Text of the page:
At a public meeting held by the Michigan Society for Psychoanalytic Psychology (May 1, 2005), Melanie Brim explained that the impetus for the move to change from MCE to “mandatory continuing competency” regulations arose from her contact with the Citizen’s Advocacy Center (CAC). The CAC has indeed published a series of recommendations regarding the development of professional competency regulations. None of these, however, is being followed in Michigan’s competency review project.
The CAC presents a two-phase process by which to establish the scientific validity and reliability of continuing competency requirements (Citizen Advocacy Center, April 2004. Maintaining and Improving Health Professional Competence: The Citizen Advocacy Center Road Map to Continuing Competency Assurance, http://www.cacenter.org/new.htm):
Our understanding from Melanie Brim is that Michigan’s competency review project does not involve any actual research, nor are there any plans to conduct research for the purpose of establishing the validity or reliability of any of the methods that are, in the end, recommended by the Bureau for increasing “competency” among professionals. Once imposed, the regulations will simply remain, never evaluated as to their effectiveness in meeting the goals for which they are intended, while the public is given the State’s assurance that it is “ensuring continuing professional competency.” This once-over-lightly approach to the regulation of health professions is warned against in an article we would like to recommend to your legal staff: Klein, A. L. (1996, July/August). Validity and reliability for competency-based systems: Reducing litigation risks. Compensation & Benefits Review, 28(4), 31-37. Klein states that “to work, competency- based systems must be developed and administered with methodological rigor” and “improperly implemented competency-based programs become vulnerable to legal action under Title VII of the Civil Rights Act of 1964.”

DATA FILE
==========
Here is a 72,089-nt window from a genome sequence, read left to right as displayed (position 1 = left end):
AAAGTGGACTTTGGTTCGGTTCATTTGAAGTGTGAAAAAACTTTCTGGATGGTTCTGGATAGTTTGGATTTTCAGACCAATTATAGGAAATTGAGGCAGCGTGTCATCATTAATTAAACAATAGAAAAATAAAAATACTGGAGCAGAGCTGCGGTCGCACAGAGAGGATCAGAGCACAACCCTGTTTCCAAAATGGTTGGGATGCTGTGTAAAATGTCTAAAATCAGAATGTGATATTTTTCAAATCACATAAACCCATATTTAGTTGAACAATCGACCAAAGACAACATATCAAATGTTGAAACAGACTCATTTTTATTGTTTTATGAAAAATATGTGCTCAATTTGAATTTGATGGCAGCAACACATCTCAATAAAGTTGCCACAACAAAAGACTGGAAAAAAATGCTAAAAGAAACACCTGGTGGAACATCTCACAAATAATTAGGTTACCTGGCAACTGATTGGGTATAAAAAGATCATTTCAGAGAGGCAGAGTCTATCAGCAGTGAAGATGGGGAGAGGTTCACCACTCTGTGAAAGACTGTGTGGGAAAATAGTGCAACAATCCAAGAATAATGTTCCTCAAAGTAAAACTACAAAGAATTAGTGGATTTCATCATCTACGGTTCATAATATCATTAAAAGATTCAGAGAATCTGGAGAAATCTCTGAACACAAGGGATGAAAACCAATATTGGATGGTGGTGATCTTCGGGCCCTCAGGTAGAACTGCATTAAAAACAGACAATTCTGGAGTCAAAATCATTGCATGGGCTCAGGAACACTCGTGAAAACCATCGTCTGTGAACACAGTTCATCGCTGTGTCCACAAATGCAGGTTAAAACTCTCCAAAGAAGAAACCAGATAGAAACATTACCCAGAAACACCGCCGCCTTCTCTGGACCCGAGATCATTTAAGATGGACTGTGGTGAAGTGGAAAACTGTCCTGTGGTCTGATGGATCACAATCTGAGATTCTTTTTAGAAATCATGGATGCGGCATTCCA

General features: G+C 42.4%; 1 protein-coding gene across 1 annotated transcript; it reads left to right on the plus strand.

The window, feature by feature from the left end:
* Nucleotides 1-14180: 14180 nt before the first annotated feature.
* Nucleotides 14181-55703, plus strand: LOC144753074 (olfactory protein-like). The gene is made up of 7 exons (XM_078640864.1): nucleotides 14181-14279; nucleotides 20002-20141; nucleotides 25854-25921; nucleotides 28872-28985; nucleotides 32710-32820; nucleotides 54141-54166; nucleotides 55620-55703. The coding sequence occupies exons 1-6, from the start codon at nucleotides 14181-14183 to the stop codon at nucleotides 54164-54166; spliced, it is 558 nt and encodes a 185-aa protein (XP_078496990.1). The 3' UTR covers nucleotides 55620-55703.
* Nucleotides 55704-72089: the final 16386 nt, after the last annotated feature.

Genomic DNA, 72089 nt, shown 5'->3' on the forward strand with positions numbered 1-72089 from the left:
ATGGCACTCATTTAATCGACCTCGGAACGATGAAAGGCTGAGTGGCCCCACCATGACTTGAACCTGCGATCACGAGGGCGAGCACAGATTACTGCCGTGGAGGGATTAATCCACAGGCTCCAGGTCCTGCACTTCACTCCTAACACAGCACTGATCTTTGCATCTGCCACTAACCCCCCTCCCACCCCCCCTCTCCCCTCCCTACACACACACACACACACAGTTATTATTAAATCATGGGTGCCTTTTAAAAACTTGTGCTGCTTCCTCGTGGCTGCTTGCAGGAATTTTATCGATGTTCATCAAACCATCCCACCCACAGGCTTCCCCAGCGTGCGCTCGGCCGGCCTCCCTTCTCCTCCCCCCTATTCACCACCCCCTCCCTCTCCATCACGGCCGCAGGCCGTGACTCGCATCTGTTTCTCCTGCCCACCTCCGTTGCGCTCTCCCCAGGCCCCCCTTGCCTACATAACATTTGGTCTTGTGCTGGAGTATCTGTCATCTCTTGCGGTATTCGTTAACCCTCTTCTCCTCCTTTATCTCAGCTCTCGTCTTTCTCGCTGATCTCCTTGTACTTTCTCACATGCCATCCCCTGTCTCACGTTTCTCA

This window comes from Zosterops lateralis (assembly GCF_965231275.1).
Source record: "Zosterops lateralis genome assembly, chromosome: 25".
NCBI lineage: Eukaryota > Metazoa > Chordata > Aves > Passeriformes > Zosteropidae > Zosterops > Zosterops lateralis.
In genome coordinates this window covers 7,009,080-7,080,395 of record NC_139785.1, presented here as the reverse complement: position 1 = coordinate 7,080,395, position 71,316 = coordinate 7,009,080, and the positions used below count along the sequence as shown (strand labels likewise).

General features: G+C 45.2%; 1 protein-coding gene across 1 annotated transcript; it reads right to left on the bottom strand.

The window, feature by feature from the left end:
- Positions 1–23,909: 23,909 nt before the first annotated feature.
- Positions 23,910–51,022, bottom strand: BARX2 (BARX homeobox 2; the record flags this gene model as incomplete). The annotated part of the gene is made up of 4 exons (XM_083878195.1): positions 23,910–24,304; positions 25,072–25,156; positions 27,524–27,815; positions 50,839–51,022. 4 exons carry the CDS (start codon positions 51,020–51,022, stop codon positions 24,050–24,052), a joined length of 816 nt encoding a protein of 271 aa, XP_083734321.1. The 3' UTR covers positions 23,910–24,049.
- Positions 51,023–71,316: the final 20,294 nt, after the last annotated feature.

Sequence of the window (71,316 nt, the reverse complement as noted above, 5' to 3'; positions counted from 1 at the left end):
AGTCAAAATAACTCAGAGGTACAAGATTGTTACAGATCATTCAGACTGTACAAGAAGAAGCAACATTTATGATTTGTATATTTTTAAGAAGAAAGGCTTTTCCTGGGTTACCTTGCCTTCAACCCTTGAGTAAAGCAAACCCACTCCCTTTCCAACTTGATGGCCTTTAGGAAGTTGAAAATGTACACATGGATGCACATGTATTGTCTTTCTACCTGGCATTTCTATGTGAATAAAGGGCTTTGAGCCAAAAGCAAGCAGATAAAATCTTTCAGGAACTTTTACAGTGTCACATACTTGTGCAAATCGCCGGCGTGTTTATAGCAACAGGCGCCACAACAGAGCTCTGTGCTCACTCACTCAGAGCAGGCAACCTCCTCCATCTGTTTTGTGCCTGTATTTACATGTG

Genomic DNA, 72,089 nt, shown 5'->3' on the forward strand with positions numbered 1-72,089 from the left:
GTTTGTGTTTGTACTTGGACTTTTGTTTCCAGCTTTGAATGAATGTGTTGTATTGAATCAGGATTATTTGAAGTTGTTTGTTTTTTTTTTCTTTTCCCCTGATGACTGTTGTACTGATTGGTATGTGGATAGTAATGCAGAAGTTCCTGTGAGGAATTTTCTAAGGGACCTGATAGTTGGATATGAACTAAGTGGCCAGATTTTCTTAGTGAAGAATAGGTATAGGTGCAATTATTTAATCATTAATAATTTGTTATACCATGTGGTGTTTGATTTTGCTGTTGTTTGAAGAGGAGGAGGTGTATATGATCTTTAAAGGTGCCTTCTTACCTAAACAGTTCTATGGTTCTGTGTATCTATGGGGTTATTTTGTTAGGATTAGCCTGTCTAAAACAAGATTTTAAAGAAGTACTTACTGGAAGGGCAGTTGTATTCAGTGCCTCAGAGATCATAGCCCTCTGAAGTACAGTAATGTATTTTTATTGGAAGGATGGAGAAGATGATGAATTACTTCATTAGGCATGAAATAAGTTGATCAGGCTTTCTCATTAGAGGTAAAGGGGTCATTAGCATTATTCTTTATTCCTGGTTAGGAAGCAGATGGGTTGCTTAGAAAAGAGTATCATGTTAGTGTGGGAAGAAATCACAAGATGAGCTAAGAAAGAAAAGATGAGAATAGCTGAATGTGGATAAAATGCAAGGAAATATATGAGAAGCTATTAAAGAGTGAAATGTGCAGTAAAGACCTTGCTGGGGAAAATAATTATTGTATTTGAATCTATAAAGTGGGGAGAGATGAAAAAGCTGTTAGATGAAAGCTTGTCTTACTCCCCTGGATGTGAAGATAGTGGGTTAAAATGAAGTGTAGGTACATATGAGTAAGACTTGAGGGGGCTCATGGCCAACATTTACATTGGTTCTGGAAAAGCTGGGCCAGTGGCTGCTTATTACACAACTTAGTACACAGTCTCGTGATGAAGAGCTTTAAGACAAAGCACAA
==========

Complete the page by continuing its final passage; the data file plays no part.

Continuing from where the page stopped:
Lastly, we wish to point out that Psychology was not originally included in the competency review project. It was inserted only after the fact at the urging of the Michigan Psychological Association (MPA), whose non-student membership represents less than 15 percent of the state’s licensed psychologists. The MPA lobbied for the inclusion of our profession without consulting even its own members, a large number of whom (including sponsors of this committee) oppose inclusion. It appears to us that many of the advocates of the project and of the concept of continuing competency are dedicated to it for the sole reason that it is currently fashionable. Others, including many in the professional associations, support “continuing competency,” just as they supported mandatory continuing education, as a means of raising their “non-dues income.”